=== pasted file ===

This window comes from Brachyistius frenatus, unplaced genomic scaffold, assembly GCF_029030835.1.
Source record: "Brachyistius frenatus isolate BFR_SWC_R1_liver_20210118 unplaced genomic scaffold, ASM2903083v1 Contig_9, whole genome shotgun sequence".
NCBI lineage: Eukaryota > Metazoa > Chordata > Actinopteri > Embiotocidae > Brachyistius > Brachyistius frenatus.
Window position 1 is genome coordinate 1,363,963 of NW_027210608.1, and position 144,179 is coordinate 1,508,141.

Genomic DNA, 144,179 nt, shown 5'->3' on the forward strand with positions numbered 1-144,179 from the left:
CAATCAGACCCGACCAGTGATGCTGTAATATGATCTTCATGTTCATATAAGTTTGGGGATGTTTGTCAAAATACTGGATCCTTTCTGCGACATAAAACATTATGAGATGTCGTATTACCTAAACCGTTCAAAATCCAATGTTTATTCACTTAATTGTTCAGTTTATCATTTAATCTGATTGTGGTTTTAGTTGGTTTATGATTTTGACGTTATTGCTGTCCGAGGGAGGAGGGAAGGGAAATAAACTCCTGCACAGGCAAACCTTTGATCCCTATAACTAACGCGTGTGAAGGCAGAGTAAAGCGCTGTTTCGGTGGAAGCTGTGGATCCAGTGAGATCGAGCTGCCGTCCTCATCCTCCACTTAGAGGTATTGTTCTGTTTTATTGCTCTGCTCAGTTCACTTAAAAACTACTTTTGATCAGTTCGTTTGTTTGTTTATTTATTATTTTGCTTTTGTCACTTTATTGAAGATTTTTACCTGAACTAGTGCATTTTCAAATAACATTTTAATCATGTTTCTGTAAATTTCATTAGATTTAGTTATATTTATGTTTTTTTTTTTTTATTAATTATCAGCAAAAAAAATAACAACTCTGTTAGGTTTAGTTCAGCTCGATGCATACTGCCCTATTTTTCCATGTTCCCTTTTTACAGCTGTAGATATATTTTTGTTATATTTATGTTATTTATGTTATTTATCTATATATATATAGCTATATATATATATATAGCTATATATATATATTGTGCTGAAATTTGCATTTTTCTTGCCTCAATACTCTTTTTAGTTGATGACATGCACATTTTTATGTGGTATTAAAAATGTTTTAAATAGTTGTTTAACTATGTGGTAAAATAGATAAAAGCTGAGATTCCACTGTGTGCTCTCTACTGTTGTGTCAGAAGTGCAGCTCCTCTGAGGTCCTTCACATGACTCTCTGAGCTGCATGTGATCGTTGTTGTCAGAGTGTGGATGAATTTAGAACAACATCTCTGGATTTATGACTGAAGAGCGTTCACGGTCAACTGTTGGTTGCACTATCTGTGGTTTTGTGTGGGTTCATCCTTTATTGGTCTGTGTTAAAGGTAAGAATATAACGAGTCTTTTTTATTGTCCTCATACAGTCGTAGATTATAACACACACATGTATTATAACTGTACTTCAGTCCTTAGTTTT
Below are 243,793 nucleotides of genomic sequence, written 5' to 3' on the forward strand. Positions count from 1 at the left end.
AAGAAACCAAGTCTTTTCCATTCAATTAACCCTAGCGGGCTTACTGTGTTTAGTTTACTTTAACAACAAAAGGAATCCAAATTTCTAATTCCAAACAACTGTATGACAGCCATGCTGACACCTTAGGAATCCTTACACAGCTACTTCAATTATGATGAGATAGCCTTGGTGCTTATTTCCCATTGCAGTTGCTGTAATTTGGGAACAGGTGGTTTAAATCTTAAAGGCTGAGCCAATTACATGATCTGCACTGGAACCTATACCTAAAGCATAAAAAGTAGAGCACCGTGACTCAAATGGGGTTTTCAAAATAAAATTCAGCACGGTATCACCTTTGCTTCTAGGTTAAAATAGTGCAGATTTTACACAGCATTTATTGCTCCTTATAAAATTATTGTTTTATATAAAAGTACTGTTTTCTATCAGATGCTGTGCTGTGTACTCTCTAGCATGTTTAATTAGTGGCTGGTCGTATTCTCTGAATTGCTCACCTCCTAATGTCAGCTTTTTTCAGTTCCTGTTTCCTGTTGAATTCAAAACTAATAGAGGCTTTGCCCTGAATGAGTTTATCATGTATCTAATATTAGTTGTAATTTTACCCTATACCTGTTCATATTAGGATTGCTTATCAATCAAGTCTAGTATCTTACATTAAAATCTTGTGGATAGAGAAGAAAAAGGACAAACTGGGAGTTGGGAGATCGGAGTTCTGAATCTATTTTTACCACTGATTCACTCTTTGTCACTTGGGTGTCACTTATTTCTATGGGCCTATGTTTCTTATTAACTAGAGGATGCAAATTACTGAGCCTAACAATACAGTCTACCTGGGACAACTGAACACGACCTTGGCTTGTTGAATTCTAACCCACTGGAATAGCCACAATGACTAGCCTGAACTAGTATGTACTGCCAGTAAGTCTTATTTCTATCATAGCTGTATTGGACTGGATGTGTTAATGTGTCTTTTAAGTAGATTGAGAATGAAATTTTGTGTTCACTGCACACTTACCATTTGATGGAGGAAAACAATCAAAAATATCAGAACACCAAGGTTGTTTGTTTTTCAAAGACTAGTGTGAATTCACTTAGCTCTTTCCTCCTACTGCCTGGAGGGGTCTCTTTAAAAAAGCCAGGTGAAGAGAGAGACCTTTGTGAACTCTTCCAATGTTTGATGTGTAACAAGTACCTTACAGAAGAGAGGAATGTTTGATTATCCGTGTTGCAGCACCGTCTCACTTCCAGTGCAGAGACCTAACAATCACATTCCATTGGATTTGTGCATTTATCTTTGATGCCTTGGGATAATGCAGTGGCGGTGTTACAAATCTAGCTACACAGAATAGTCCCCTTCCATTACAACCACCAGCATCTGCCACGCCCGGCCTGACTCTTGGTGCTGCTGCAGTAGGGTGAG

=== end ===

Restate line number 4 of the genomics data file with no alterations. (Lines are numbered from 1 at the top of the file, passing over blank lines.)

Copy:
Window position 1 is genome coordinate 1,363,963 of NW_027210608.1, and position 144,179 is coordinate 1,508,141.